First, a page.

Statistical analysis: The differences between thin and thick phenotypes were analyzed using t-test. Inter-group differences were analyzed by t-test and Mann-Whitney test for independent samples. A p- value <0.05 was considered statistically significant.

Results

PCR Analysis for Prx1 mRNA Expression: PCR analysis showed Prx1 mRNA expression in higher levels in thick gingival phenotypes compared to thin. In addition, both Prx1a and Prx1b alternatively spliced isoforms were detected and Prx1a was more abundant in most of the samples compared to Prx1b. In thin gingival phenotypes Prx1a was either expressed in different levels or completely absent, fact that indicates that thin gingival phenotype might be regulated by other genes’ expression (Figure 1).

Figure 1: Paired related homeobox 1a and b gene isoform expression. The single arrow indicates the absence of Paired related homeobox 1 Paired related homeobox expression in a sample with thick gingival phenotype and the double arrow indicates the presence and abundance of both isoforms of Paired related homeobox 1 gene.

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PCR Analysis for Prx2 mRNA Expression: PCR analysis showed that Prx2 mRNA expression was absent in thick gingival phenotypes except for one sample. On the contrary, Prx2 was highly expressed in all samples with thin gingival phenotype (Figure 2).

Figure 1: Paired related homeobox 2 gene expression. The single arrows indicate the high levels of Paired related homeobox 2 gene expression in samples with thin gingival phenotypes.

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Discussion

Recent studies determine the gingival phenotype based only on clinical characteristics of the gingiva. Placing the periodontal probe in the gingival sulcus can give the appearance of transparency of the gingiva and this biotype is characterized as ‘thin’. If the gingiva is not transparent when placing the probe, the gingiva is characterized as ‘thick’ [4,5]. In this study we aimed to associate the expression of Prx genes with the gingival phenotype. Our results indicate that Prx2 is expressed in thin phenotypes, whereas Prx1 is expressed in thick phenotypes. It is well established that Prx genes play an important role in craniofacial development. Our study indicates that Prx genes are not only expressed in tissues of ectomesenchymal origin, but they might also play an important role in determining the gingival phenotype at a molecular level. It is interesting t that Prx2 was almost exclusively expressed in thin phenotypes and in the same samples Prx1 was absent, implying opposing roles of the two genes in adult gingival tissues. Overall, our study indicates a strong association of Prx1 and Prx2 gene expression with the gingival phenotype. It is possible that Prx gene expression can be used as a molecular screening test to define more accurately the gingival phenotype.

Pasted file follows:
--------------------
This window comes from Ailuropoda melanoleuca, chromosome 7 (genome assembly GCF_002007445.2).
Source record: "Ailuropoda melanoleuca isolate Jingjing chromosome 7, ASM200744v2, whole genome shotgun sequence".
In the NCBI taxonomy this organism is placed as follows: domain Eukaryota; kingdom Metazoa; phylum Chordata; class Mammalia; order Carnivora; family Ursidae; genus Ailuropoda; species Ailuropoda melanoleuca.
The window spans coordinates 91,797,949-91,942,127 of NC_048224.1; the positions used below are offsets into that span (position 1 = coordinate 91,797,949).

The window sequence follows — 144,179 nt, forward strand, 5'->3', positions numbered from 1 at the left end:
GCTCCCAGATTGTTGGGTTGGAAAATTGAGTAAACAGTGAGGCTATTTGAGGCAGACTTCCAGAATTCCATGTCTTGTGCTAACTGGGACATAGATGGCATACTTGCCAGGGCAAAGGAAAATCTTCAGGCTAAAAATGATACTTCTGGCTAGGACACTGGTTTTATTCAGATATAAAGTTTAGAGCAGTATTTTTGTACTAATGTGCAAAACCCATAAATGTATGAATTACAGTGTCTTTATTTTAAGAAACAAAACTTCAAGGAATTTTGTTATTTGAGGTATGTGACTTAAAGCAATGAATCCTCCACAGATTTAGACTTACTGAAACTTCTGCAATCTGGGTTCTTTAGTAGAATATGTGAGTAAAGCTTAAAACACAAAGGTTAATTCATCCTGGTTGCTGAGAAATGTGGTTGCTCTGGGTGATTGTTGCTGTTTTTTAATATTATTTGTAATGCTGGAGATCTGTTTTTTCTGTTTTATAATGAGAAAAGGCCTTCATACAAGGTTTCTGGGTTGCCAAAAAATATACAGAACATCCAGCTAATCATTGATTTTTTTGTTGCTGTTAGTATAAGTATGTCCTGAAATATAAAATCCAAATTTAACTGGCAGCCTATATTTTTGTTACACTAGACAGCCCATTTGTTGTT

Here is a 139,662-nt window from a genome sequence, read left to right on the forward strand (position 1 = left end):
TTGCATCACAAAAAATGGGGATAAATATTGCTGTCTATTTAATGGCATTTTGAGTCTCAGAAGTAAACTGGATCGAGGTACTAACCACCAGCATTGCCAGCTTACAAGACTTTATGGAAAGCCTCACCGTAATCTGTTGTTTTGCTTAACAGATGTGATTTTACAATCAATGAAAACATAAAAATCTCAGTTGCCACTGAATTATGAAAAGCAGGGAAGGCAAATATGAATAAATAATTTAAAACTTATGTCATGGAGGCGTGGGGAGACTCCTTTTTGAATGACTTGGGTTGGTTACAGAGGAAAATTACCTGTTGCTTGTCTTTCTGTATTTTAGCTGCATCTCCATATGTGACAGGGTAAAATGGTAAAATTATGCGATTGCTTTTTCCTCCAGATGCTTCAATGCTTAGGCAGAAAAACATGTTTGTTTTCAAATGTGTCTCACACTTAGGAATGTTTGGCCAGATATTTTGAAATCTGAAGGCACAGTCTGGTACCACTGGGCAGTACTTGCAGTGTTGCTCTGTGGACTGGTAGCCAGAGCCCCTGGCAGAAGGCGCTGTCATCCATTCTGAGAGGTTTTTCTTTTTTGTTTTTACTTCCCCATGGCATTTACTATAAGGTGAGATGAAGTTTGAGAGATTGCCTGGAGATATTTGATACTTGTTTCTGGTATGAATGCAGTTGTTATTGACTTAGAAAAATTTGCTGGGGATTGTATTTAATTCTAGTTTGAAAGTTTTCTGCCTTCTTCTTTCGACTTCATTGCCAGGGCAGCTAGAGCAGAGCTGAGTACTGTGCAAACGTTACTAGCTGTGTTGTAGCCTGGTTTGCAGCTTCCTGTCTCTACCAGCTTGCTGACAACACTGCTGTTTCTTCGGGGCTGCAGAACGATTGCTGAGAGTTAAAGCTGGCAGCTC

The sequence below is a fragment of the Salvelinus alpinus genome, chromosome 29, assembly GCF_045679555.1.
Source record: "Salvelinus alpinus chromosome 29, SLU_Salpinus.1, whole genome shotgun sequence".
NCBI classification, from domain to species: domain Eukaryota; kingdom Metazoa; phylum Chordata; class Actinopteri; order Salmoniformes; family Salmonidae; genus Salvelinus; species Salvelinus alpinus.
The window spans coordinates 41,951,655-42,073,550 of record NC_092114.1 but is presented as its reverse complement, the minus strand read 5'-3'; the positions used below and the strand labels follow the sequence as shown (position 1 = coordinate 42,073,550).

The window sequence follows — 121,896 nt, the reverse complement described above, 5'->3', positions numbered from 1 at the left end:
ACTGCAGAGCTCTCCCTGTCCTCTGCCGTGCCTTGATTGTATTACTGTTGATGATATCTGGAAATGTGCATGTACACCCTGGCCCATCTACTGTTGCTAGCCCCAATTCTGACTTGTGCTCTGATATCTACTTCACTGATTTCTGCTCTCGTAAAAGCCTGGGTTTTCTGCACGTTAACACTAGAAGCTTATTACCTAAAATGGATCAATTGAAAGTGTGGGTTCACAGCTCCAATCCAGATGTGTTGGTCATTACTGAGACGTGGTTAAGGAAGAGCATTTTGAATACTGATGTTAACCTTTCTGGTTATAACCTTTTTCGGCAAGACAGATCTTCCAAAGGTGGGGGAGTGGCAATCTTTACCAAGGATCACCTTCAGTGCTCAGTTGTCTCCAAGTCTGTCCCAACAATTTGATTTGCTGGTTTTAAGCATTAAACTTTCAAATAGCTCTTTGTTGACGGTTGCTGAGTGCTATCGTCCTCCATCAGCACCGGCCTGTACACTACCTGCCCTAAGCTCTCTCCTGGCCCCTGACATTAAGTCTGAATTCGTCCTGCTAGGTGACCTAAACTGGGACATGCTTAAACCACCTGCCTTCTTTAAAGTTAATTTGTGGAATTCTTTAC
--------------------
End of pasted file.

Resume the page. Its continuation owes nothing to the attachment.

Acknowledgment

Apostolos S. Angelidis, D.V.M., M.P.V.M., Ph.D. Laboratory of Milk Hygiene and Technology Department of Food Hygiene and Technology School of Veterinary Medicine Aristotle University of Thessaloniki, Greece.

References

  1. Jones FS, Meech R, Edelman DB, Oakey RJ, Jones PL (2001) Prx1 Controls Vascular Smooth Muscle Cell Proliferation and Tenascin-C Expression and Is Upregulated with Prx2 in Pulmonary Vascular Disease. 89(2): 131-138.
  2. Norris RA, Scott KK, Moore CS, Stetten G, Brown CR, et al. (2000) Human PRRX1 and PRRX2 genes: Cloning, expression, genomic localization, and exclusion as disease genes for Nager syndrome. Mammalian Genome 11(11): 1000-1005.
  3. Ko SY, Lin SC, Wong YK, Liu CJ, Chang KW, et al. (2007) Increase of disintergin metalloprotease 10 (ADAM10) expression in oral squamous cell carcinoma. Cancer Letters 245(1-2): 33-43.
  4. Fischer KR, Künzlberger A, Donos N, Fickl S, Friedmann A (2018) Gingival biotype revisited-novel classification and assessment tool. Clinical Oral Investigations 22(1): 443-448.
  5. Fürhauser R, Mailath-Pokorny G, Haas R, Busenlechner D, Watzek G, et al. (2017) Immediate Restoration of Immediate Implants in the Esthetic Zone of the Maxilla Via the Copy-Abutment Technique: 5-Year Follow-Up of Pink Esthetic Scores. Clinical Implant Dentistry and Related Research 19(1): 28-37.